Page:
Mary Sheeran’s historical novel, Banished From Memory, takes readers back to the Hollywood of the 1960s.
In 1960, 16-year-old Dianna Fletcher is a Hollywood starlet longing to break out of the nice-girl, Disney roles and become a true, Hollywood star. A Hollywood legacy (along with her brothers), she finds that her parents cast a long shadow over her still-burgeoning career. Athough nominated for her first Academy Award, she has little confidence in her acting abilities and her capacity to navigate her career and personal life. Meanwhile, she’s struggling to make sense of the then-recent McCarthy-era blacklistings, which her parents might have had something to do with.
As the story unfolds, Dianna learns hard truths about her family and other stars in their luminous world, as she works to find her own footing.
The novel’s premise is intriguing, and some of the real-life Hollywood actors who appear here are credibly re-created. Katharine Hepburn, a minor yet key character, is perhaps the most sympathetic and interesting of the dozens of famous actors, producers and directors mentioned. Additionally, some of the detail offered—e.g. how Dianna’s green gown would look gray on a black and white television—is riveting.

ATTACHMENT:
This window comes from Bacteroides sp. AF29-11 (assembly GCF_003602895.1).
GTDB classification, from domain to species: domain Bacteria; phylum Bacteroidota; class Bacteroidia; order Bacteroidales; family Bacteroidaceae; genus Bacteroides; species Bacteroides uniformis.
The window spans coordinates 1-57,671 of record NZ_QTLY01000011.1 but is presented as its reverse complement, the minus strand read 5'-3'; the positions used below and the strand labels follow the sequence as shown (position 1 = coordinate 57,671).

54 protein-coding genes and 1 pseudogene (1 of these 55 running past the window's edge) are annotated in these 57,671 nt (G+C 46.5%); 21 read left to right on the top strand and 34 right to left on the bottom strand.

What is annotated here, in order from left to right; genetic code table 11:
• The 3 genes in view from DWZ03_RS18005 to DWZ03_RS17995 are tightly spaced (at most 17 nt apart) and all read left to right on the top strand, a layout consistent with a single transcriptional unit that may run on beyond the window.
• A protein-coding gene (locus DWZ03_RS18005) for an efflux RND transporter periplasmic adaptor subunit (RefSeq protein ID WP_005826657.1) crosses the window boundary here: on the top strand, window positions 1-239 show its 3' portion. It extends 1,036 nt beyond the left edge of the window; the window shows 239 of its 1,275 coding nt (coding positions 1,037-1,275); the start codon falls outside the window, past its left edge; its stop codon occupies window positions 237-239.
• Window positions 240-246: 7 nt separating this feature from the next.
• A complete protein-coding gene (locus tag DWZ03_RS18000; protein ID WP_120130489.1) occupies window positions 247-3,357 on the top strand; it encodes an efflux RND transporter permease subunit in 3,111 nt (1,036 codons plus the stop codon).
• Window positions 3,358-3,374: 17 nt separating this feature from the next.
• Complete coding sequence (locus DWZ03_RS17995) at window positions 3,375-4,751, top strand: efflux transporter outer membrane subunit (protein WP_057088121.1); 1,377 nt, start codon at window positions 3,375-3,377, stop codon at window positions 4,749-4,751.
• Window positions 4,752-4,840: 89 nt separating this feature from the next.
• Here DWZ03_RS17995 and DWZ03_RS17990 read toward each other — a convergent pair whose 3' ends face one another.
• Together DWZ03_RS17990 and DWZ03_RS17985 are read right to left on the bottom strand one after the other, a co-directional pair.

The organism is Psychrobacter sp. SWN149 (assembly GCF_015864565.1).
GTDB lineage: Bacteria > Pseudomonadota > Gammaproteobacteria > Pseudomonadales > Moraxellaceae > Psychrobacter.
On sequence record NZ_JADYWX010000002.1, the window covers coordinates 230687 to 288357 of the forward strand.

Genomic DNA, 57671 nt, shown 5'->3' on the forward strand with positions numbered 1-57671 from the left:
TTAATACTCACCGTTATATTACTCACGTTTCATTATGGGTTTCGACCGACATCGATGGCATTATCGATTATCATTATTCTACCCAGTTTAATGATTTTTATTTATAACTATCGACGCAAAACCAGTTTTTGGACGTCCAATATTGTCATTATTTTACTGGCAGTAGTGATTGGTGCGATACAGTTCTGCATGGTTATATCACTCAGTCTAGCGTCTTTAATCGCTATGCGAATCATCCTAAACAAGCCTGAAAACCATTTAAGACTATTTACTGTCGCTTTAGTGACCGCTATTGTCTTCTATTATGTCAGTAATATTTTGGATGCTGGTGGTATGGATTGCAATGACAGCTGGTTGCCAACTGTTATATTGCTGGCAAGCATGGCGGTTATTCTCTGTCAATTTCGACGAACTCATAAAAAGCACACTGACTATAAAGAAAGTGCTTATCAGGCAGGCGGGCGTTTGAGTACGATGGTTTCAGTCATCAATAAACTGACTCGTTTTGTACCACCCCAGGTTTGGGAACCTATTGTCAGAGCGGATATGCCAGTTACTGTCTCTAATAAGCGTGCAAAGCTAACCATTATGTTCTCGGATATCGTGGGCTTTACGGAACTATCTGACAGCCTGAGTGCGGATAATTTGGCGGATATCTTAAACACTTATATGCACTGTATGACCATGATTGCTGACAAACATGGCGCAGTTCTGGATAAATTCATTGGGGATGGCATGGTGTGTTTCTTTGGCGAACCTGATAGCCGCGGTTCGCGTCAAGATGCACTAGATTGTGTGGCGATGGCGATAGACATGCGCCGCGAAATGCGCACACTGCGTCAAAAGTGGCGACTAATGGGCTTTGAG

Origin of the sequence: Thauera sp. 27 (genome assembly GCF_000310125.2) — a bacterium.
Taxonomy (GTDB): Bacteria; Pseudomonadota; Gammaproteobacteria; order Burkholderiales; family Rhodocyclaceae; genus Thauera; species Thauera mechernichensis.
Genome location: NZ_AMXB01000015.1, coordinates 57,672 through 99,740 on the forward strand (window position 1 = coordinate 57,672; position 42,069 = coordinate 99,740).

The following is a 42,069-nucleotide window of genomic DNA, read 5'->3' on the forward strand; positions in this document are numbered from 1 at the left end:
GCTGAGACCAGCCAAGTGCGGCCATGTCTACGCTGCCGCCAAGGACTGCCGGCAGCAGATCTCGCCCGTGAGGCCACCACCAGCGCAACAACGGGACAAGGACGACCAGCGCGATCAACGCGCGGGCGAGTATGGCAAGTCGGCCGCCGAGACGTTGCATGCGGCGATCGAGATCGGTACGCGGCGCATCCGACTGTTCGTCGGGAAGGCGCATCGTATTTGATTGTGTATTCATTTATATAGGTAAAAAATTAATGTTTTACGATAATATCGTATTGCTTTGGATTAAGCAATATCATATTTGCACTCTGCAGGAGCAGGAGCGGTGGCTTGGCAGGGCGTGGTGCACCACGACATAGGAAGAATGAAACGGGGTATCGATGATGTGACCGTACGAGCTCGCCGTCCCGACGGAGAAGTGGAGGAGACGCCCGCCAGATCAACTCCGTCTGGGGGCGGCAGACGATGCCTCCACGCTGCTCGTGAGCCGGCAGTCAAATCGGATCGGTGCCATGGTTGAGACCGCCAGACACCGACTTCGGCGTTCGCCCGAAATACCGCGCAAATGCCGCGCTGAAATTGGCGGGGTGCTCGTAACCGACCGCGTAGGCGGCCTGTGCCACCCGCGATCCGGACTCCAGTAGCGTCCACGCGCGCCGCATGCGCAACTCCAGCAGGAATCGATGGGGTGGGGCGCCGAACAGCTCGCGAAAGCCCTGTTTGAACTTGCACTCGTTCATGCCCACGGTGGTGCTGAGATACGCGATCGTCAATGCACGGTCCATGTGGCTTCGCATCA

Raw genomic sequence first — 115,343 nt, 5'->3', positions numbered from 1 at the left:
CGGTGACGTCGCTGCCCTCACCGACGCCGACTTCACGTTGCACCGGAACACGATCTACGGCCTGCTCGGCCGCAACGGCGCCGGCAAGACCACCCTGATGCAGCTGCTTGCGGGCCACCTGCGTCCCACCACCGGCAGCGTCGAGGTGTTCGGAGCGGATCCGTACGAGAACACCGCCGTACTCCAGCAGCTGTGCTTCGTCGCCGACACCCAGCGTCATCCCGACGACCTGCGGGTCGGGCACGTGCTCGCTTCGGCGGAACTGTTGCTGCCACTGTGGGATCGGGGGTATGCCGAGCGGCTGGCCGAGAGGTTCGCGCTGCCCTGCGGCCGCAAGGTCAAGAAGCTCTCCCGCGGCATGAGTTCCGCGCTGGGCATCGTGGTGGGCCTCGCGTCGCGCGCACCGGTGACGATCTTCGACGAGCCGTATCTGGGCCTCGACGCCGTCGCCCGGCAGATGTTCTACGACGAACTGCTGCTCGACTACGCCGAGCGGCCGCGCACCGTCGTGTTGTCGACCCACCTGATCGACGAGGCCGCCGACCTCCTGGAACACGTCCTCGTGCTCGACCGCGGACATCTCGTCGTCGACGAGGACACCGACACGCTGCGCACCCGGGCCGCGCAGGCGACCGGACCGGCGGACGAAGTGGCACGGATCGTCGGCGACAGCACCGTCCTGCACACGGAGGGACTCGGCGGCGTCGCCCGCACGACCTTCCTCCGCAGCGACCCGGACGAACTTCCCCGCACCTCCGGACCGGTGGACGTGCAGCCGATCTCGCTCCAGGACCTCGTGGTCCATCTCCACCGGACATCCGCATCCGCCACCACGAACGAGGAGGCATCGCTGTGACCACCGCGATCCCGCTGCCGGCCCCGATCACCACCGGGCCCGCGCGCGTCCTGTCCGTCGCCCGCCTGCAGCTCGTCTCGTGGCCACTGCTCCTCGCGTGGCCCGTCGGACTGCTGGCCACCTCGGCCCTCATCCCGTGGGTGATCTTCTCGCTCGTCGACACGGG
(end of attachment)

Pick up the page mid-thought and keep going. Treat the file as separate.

The story suffers from some flaws, however. Often, the dialogue tells readers things outright that should have been revealed through the story’s action. Unnecessary minutiae clogs the plot: For example, the book is chockfull of Hollywood parties and awards banquets; at each one, every famous person in the room has something to say as Dianna and her family head to their table. Indeed, sometimes it feels as if Sheeran is trying to pack as many famous people into one page as possible, a penchant that grows tiresome. There are also some minor misspellings.
At 488 pages, the novel could easily be trimmed. This would greatly improve the reading experience. Nonetheless, Hollywood history buffs might enjoy immersing themselves in the glittering yet slightly ominous world Sheeran has created.